1. The number of your driver’s license, personal identification card or voter identification certificate (EIC) issued by the Texas Department of Public Safety (DPS);
  2. The last 4 digits of your social security number; WHERE
  3. A statement that you did not receive a number described by (1) or (2) above.

Then, seal the carrier’s envelope, sign the carrier’s envelope in the space provided, and return your envelope to your county’s early voting clerk, either by mail, common or contract carrier, or in person on Election Day. at your county’s early voting clerk’s office. .

See a list of addresses and contact information for early voting clerks in each Texas county.

Deadlines for returning an absentee ballot

The advance poll clerk must receive your ballot no later than:

  • 7 p.m. on election day (Tuesday 8 November);
  • 5:00 p.m. on the first business day after election day (Wednesday, November 9) whether the ballot was postmarked before election day; WHERE
  • For military voters and U.S. citizens abroad, on the 5th day after polling day. In the next general election, on the 5th day after polling day falls on a Sunday, the deadline is therefore extended to Monday, November 14.

You can return your marked ballot in person to your advance poll clerk only while polling stations are open on Election Day. If you choose to return your ballot in person on Election Day, it must be received by an election official, you must present an acceptable form of identificationand the election official must record your name, signature, and type of ID used in a list that the official must certify.

Once you’ve mailed your ballot to your county’s early voting clerk, you can check the status of your mail-in ballot through our Ballot by mailavailable from the Texas Secretary of State websiteMy Voter Portal.’ You can also use this portal to check where your ABBM is in the process and whether your mail-in ballot was mailed by your county’s early voting clerk.

To track your ABBM and mail-in ballot, you must enter the following information:

  • First name
  • Last name
  • Date of Birth
  • The last 4 digits of your social security number
  • Your driver’s license or personal identification number from the Department of Public Safety
  • Your residential address (must appear exactly as it appears on your voter registration record. To search for the address listed on your voter registration record, use the ‘Am I registered?‘ tool)
  • Town
  • Postal code

How to fix a defect on your ABBM or carrier envelope

If you received a notice that your ABBM (PDF) or Carrier Envelope (PDF) was rejected because you did not provide an identification number or the number you provided does not match one numbers associated with your voter registration record, you can correct the defect online through the Texas Secretary of State Ballot by mail.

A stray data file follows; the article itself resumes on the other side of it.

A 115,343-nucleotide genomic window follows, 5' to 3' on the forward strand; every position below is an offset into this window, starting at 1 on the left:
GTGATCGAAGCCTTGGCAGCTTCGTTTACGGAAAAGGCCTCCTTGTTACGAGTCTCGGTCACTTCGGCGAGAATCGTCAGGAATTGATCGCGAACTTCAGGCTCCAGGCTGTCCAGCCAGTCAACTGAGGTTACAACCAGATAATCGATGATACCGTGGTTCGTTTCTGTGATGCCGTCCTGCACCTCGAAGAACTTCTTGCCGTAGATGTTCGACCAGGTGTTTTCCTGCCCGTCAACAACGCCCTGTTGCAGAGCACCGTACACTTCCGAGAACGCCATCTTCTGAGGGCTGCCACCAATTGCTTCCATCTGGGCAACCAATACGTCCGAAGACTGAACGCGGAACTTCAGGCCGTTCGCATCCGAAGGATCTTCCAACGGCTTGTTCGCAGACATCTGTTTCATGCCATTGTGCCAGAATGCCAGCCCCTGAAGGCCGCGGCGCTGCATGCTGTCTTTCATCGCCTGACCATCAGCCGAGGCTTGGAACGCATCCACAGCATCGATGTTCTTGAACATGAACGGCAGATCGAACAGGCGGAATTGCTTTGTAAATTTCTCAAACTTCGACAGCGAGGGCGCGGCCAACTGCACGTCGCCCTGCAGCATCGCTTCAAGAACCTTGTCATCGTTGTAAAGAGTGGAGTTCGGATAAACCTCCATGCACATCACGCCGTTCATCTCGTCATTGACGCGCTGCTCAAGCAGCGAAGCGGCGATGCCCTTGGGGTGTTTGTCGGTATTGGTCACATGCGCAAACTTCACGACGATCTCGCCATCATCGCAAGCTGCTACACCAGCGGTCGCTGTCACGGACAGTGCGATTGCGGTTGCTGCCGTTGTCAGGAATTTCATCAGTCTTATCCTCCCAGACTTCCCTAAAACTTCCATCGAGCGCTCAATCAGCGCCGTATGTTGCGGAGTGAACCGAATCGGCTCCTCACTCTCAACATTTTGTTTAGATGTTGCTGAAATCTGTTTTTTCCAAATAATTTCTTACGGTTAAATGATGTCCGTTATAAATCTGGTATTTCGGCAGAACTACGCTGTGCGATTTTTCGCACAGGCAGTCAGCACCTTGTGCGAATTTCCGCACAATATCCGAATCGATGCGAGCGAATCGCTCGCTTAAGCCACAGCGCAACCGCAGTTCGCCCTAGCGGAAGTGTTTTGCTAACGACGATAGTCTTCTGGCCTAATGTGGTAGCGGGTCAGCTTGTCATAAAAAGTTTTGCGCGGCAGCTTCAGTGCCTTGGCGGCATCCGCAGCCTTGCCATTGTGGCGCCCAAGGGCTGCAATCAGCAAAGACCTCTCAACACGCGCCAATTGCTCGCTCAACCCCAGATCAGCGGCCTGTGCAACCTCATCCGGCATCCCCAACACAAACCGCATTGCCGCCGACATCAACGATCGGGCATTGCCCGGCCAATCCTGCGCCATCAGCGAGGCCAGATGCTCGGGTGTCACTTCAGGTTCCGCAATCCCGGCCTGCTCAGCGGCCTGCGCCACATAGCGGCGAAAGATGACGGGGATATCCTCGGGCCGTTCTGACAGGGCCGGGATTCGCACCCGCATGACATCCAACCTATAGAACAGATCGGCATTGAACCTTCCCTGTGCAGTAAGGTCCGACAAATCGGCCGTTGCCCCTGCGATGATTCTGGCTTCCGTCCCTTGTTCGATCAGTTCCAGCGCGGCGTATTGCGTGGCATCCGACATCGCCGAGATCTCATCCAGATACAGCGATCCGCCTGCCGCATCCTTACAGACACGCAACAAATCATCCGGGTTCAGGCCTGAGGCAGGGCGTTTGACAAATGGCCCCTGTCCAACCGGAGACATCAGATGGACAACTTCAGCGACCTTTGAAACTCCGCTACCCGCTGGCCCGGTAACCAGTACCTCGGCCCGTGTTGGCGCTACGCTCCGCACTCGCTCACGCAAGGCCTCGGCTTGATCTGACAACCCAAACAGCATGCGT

When you log in to Ballot by mail, you will be prompted to enter your personal identification numbers. Once your personal identification numbers have been validated by the Ballot by Mail Tracker, the ABBM or carrier envelope you previously submitted will be processed.

You have until the 6th day after polling day to correct a defect on your mail-in ballot envelopeif necessary.

If you have more specific questions about your voter registration record or the status of your ABBM or mail-in ballot, you should contact your county elections office.

5. Early Polling Station

Each county in Texas has an Early Voting Committee (EVBB), made up of appointees from all political parties. The EVBB is responsible for reviewing mail-in ballots to ensure they comply with Texas election code before they can be included in the vote count.

The EVBB consists of:

  • a presiding judge;
  • a deputy judge; and
  • at least one other member.

Each county chairman of a political party with candidates on the general election ballot is required to submit a list of names, in order of the chairman’s preference, of persons eligible to serve on the EVBB. The county electoral board must appoint at least one person from each list to serve as a member of the EVBB.

The EVBB meets before Election Day and continues to work through the deadline for mail-in ballots from military personnel and U.S. citizens overseas. The board is responsible for qualifying and processing:

  • Regular votes by mail;
  • Late ballots from service members and U.S. citizens overseas; and
  • Provisional bulletins

Learn more about the duties of the Early Voting Committee (EVBB). (PDF)

Learn more about mail-in voting in Texas.